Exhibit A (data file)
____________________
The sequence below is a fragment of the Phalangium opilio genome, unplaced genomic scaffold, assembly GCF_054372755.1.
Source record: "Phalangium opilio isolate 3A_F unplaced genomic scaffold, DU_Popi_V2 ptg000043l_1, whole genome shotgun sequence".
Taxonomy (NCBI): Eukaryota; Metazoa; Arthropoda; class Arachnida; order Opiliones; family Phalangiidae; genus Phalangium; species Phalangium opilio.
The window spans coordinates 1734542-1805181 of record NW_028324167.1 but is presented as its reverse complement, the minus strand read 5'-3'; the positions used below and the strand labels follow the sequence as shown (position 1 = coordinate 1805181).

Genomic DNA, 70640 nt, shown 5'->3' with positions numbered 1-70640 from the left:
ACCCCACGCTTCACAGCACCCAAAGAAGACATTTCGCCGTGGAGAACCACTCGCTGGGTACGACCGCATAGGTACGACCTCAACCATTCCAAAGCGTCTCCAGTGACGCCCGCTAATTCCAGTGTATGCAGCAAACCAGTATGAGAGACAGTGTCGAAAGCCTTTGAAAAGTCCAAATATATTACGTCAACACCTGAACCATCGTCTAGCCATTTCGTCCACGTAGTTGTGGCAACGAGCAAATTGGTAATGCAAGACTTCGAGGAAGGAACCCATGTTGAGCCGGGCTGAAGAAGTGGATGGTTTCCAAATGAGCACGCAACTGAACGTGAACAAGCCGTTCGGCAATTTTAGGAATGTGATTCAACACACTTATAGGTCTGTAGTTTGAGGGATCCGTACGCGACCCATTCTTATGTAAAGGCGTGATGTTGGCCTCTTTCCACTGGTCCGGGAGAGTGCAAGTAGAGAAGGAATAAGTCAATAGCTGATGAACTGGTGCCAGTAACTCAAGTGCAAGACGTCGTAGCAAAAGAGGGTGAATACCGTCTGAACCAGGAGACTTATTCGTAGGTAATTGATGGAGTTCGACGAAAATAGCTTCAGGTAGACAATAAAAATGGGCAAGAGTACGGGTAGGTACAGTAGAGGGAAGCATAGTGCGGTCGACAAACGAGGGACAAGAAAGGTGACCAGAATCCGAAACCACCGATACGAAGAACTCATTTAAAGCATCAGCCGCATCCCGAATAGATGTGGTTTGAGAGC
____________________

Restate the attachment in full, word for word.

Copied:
The sequence below is a fragment of the Phalangium opilio genome, unplaced genomic scaffold, assembly GCF_054372755.1.
Source record: "Phalangium opilio isolate 3A_F unplaced genomic scaffold, DU_Popi_V2 ptg000043l_1, whole genome shotgun sequence".
Taxonomy (NCBI): Eukaryota; Metazoa; Arthropoda; class Arachnida; order Opiliones; family Phalangiidae; genus Phalangium; species Phalangium opilio.
The window spans coordinates 1734542-1805181 of record NW_028324167.1 but is presented as its reverse complement, the minus strand read 5'-3'; the positions used below and the strand labels follow the sequence as shown (position 1 = coordinate 1805181).

Genomic DNA, 70640 nt, shown 5'->3' with positions numbered 1-70640 from the left:
ACCCCACGCTTCACAGCACCCAAAGAAGACATTTCGCCGTGGAGAACCACTCGCTGGGTACGACCGCATAGGTACGACCTCAACCATTCCAAAGCGTCTCCAGTGACGCCCGCTAATTCCAGTGTATGCAGCAAACCAGTATGAGAGACAGTGTCGAAAGCCTTTGAAAAGTCCAAATATATTACGTCAACACCTGAACCATCGTCTAGCCATTTCGTCCACGTAGTTGTGGCAACGAGCAAATTGGTAATGCAAGACTTCGAGGAAGGAACCCATGTTGAGCCGGGCTGAAGAAGTGGATGGTTTCCAAATGAGCACGCAACTGAACGTGAACAAGCCGTTCGGCAATTTTAGGAATGTGATTCAACACACTTATAGGTCTGTAGTTTGAGGGATCCGTACGCGACCCATTCTTATGTAAAGGCGTGATGTTGGCCTCTTTCCACTGGTCCGGGAGAGTGCAAGTAGAGAAGGAATAAGTCAATAGCTGATGAACTGGTGCCAGTAACTCAAGTGCAAGACGTCGTAGCAAAAGAGGGTGAATACCGTCTGAACCAGGAGACTTATTCGTAGGTAATTGATGGAGTTCGACGAAAATAGCTTCAGGTAGACAATAAAAATGGGCAAGAGTACGGGTAGGTACAGTAGAGGGAAGCATAGTGCGGTCGACAAACGAGGGACAAGAAAGGTGACCAGAATCCGAAACCACCGATACGAAGAACTCATTTAAAGCATCAGCCGCATCCCGAATAGATGTGGTTTGAGAGC